A.N. – Hello, everyone! The world is very different from the last time I updated, and I sincerely hope that you are all safe, sane, and healthy during this perilous time in our lives.

For my faithful readers, who have followed this story for many years, thank-you so much for your support and encouragement! I am beyond honored by it. And if you're a new reader whose recently discovered my story, then thank-you so much for stopping by!

I hope you enjoy!


Previously:

Per-roh's face is well proportioned, with a straight nose and full lips. His eyes, rimmed in black kohl, are a brown so dark they appear black. His gaze is hard, searching, and I shiver at the intensity of it. My heart thumps painfully against my chest.

This is it, I realize. No matter how this turns out, there is nowhere else for us to go now.

The end of our journey... has finally begun.

Chapter Twenty-One

For a moment there is silence in the room, everyone waiting for the king to make the first move. Off to the side of Per-roh's throne are three smaller seats, each occupied, by Hatshepsut and two boys who must be her brothers, the princes Djehutymes and Ramose. I desperately want to look at the princess, to have at least one friendly face here, but I dare not glance away from my king.

Finally Per-roh speaks. "State your names."

I swallow, but just as I told Hatshepsut mere hours ago, I say, "I am Auset, daughter of Neijiri, daughter of Meritamen and Kawab the scribe of Zawty."

Kamenwati moves so he is beside me, and the movement gives me comfort. "I am Kamenwati, son of Shemeit of Zawty."

The king tilts his head slightly, regarding us. "Have neither of you fathers? Did your mothers bear you as virgins?"

To name our fathers would no doubt brand us liars or blasphemers. I think for a moment, then reply, "My mother died giving birth to me, and I was raised by her brother, my uncle. I have never seen my father in the flesh."

Kamenwati shrugs and says, "I was disowned by my family after my mother's death. I have no father among the men of Kemet."

Per-roh's mouth presses into a thin line. But he merely nods in acknowledgment and then turns towards an official standing off to the side of the dais. "Very well. Read out the charge, counselor."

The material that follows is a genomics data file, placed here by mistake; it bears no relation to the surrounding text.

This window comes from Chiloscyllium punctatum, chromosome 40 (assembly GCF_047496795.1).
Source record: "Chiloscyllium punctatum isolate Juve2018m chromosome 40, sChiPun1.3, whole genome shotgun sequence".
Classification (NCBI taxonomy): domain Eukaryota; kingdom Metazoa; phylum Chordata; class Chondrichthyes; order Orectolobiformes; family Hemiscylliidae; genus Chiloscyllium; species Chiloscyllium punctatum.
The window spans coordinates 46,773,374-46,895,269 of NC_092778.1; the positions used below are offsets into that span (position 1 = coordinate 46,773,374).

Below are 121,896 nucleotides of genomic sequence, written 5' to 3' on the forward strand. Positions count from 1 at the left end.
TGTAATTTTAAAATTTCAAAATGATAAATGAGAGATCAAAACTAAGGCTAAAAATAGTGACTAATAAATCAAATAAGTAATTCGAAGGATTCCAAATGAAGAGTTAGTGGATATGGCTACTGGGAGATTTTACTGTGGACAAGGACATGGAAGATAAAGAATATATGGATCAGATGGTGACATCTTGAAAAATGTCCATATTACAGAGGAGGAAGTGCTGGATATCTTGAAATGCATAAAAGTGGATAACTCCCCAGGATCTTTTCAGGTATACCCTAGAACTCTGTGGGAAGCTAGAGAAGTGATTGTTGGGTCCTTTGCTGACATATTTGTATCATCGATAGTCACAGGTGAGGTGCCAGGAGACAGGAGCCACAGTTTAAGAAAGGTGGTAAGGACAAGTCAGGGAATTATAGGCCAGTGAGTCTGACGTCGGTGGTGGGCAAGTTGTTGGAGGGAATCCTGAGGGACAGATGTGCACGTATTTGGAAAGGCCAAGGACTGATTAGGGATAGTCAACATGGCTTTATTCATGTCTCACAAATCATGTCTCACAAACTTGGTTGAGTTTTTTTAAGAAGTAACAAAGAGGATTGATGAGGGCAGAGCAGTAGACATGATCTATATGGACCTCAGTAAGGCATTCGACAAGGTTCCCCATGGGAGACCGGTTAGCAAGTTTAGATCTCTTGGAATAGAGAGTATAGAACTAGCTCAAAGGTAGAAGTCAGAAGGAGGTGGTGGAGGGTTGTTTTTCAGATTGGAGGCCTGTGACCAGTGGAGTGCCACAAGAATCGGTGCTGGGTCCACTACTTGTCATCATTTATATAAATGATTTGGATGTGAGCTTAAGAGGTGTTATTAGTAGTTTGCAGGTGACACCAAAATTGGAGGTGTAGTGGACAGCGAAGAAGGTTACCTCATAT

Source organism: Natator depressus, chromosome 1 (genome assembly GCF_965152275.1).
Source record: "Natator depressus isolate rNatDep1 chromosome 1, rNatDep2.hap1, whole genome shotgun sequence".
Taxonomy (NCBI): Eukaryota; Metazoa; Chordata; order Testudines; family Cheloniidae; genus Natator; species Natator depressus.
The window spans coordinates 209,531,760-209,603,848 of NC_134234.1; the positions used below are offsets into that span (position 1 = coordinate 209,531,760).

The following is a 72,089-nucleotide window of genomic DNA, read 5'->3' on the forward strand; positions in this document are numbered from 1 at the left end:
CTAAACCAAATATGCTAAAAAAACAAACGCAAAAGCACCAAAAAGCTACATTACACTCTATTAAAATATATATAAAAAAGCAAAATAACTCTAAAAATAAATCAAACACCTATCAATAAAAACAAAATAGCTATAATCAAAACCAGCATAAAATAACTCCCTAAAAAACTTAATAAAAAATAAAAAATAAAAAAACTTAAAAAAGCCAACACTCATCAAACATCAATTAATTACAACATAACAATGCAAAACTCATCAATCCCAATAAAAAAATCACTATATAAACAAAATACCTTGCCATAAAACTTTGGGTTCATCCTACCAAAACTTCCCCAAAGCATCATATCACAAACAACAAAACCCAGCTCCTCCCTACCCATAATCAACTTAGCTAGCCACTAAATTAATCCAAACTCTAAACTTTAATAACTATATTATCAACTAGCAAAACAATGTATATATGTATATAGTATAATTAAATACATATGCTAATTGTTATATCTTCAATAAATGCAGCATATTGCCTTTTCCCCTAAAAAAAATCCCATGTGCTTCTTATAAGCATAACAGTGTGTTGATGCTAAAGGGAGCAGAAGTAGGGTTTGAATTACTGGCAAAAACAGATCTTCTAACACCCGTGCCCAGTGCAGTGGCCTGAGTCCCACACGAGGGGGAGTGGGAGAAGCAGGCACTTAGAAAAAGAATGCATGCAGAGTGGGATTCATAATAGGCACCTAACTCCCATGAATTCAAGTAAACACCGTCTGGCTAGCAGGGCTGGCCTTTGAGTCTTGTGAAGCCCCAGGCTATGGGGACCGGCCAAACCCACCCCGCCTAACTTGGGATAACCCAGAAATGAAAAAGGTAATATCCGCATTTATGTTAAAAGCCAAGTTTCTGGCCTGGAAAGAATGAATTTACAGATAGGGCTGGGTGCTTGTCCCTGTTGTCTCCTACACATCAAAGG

The counselor clears his throat and steps forward. He holds a small piece of papyrus in his hands and, holding it in front of him, he reads,

"The two who stand here before the great Per-roh, King Aakheperkare, Lord of the Two Lands, Auset and Kamenwati of Zawty, are accused of murder, treason, and blasphemy, through the act of killing His Royal Highness, Crown Prince and Great Overseer of Soldiers, Amenmose of Kemet, beloved of the gods, son of the king."

Hearing the accusation against us once more sends a shiver down my spine. How did Per-roh come to suspect us in the first place? Our lives in Zawty were so far removed from the capital.

The counselor then turns to us. "How do you plead to these horrific charges, Auset and Kamenwati of Zawty?"

"Not guilty," I respond immediately; Kamenwati follows suit a second later. The counselor nods, and a few feet behind him, I see a man sitting down, writing on a small desk in front of him. It must be a scribe, recording our trial. He makes me think of Uncle Kahotep, and my heart clenches.

"So noted," the counselor says. He looks around at the room, then asks, "Is there any person here who would speak in defense of the accused?"

Silence. Just as I thought there would be. We have no friends among Per-roh's court, and who would dare defy the king when he so clearly wants to see us punished? Unless...I glance quickly over at Princess Hatshepsut. She said she would help us, didn't she?

Almost as if she has read my mind, the princess stands up on the dais. "I will speak in defense of the accused."

Silence once more, though this time it is shock that stays everyone's tongue. The counselor's eyes have gone wide, and after a minute he stutters, "Your Highness, t-there is no reason that - that you -"